Judas Priest at the cinema? Oh yes. For one night only at the exclusive Soho Hotel screening room in central London, I was privileged to watch the new Judas Priest: ‘Epitaph’ DVD on the big screen in impressive surround sound.

Judas Priest: Epitaph (DVD)
UK release: Monday 27th May 2013 (Sony Music Entertainment)
Words: Johnny Churchill

UK Exclusive
‘Epitaph’: Chromium plated boiling metal \m/

sound city

Filmed at the legendary Hammersmith Apollo, London, on May 26 2012, the DVD and Blu-Ray features 23 classic tracks covering every single (Halford-fronted) Judas Priest album, from ‘Rocka-Rolla’ to ‘Nostradamus’. It was shot on the last night of their world tour in stunning HD with a 5.1 surround sound audio mix.

MetalTalk reviewed both the Manchester and London shows on last year’s tour and you’d think there would be no more to say about this concert. Think again! ‘Epitaph’ is awesome.

Admittedly, there have been quite a few recent – and superb – Priest live DVDs to enjoy, including the ‘British Steel’ show and a release of the classic 1980s US festival appearance but ‘Epitaph’ has three key elements in its favour: The production, the set-list and the extraordinary Richie Faulkner.

Watching the DVD in a cinema really brought home just how powerful the band sound. Judas Priest deliver a jackhammer-heavy crunch which is brutally emphasised by Scott Travis’ shock-and-awe drumming. Unlike at the actual live show where the sound is all-encompassing, almost too loud, on the DVD it is crystal clear and you can hear both guitars beautifully. The drums boom but don’t overpower and Halford’s vocals are inspired, almost impossible to believe at times. The producers have done a brilliant job.

The set-list is impressive, yet for long-term fans, rather too predictable. While the previous UK tour unleashed some exquisite rarities such as ‘Sinner’, ‘Eat Me Alive’ and ‘Dissident Aggressor’, this release sees Priest playing the familiar crowd pleasers they always play, albeit with a few surprises from the 70s, namely ‘Starbreaker’ and ‘Never Satisfied’. We also get the utterly sublime ‘Blood Red Skies’, without doubt one of their greatest moments.

judas priest epitaph

Having billed this tour as their last major world trek, the band chose at least one track from every single album (Ripper-era aside) since ‘Rocka-Rolla’. Representing almost 40 years of Metal this is a staggering achievement and there is barely a slow moment, although it was notable that during the screening most people nipped out to the bar or loo during the curate’s egg which is ‘Prophecy’.

The diversity of the tracks is a testament to the band’s longevity and it is interesting to chart just how heavy the band has become since the gentler days of ‘Unleashed In The East’. ‘Night Crawler’, ‘Painkiller’ and particularly the utterly epic ‘Judas Rising’ demand respect.

And so we come to one of the key reasons to buy this DVD. Richie Faulkner. Can it be Judas Priest without KK? Well… on paper, no… but if KK can’t be there, I am very glad Richie could step-up! He is out of this world. Right from the opening licks of ‘Rapid Fire’, you know he means business. It is not just that he fits impeccably with the band, blending imperceptibly with Glenn, but it is the raw energy he pours into every solo. He compliments KK at every turn, never imitating and yet bringing a new zest to KK’s epic wild guitar sound.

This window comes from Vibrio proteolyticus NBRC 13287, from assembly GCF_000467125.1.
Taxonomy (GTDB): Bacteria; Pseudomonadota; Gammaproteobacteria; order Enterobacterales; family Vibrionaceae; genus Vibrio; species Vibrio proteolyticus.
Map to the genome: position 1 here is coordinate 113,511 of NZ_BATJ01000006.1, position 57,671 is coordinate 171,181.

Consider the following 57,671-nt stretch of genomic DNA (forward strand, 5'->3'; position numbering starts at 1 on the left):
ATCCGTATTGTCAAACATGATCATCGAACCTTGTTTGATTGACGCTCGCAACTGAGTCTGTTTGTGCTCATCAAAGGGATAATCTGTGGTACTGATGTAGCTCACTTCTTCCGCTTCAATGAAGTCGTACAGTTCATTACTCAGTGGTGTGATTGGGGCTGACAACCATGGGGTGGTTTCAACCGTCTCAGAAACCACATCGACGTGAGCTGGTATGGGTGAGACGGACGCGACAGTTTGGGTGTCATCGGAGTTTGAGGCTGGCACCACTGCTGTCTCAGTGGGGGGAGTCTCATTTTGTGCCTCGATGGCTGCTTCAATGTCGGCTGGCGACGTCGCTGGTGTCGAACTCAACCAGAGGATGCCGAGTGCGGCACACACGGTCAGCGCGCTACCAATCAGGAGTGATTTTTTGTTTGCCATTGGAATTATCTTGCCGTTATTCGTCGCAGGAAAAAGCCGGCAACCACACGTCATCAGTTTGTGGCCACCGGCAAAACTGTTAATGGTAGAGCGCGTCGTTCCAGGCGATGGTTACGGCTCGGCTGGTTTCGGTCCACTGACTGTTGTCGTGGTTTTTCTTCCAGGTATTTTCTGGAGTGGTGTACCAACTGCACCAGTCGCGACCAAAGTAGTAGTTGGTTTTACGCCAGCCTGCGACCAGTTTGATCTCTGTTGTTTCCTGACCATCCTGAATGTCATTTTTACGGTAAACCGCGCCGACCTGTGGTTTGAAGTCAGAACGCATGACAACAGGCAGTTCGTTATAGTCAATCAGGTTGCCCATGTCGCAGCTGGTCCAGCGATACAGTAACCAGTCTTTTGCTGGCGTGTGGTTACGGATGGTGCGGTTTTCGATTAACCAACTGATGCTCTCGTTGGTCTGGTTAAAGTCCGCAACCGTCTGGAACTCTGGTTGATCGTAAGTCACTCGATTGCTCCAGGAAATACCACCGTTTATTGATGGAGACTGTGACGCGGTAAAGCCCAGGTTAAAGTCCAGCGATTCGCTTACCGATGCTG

As the set-list roars through Priest’s back catalogue, Richie cuts loose on ‘Judas Rising’ before coming together perfectly with Glenn on a peerless ‘Victim Of Changes’. Glenn, playing the elder statesman, is almost overshadowed but of course saves his best solos until last!

Just when you think Richie is the star of the show, Glenn steps up with ‘Painkiller’, ‘Electric Eye’ and ‘Hell Bent For Leather’. By any standard these are the best Metal tracks of all time, but on the big screen in surround sound, they come alive. The dynamic between Glenn and Richie bodes well for the forthcoming album.

judas priest epitaph

Ian Hill and Scott Travis are not taking a back seat by any means. Ian looks like he’s having the time of his life, while Scott delivers a powerhouse display of drumming which culminates in a brief solo before the ‘Painkiller’. That, and his double-kick work on ‘Judas Rising’, is enough to ensure his place as the definitive drummer with Judas Priest. What he lacks in subtlety is irrelevant because when he launches into ‘Painkiller’ it is mesmeric.

Halford of course is still the ultimate voice of Metal. His power never seems to wane and his operatic approach and theatrical flourishes make him a joy to watch. From the pop of ‘Heading Out To The Highway’, through the delicate ‘Diamonds And Rust’, the power of ‘Blood Red Skies’ and the lunacy of ‘Painkiller’, he stretches every sinew and gives it all. He is truly eternal and towards the end of a raucous ‘Living After Midnight’ he is definitely dancing!

judas priest epitaph

Highlights? ‘Blood Red Skies’, ‘Rapid Fire’, ‘Painkiller’, ‘Diamonds And Rust’, ‘Electric Eye’, ‘Green Manalishi’, ‘Victim Of Changes’, ‘Judas Rising’, ‘Painkiller’… and of course Rob Halford, Glenn Tipton, Ian Hill, Scott Travis and Richie Faulkner \m/

‘Epitaph’ is out on DVD and Blu-Ray and is available in the UK now.

We’d like to thank Omniverse Vision who organised the excellent screening event and invited MetalTalk along to experience it. For the fans that came along, not only was it a brilliant experience but we were honoured by the presence of Tom Allom, checking out his own work! Watching the DVD in a cinema is great fun and if you get the chance at home, then draw the curtains, crank up your TV to 11, sit back for two hours with a beer and just enjoy.

See also our exclusive Ian Hill interview from 2012 by by clicking here

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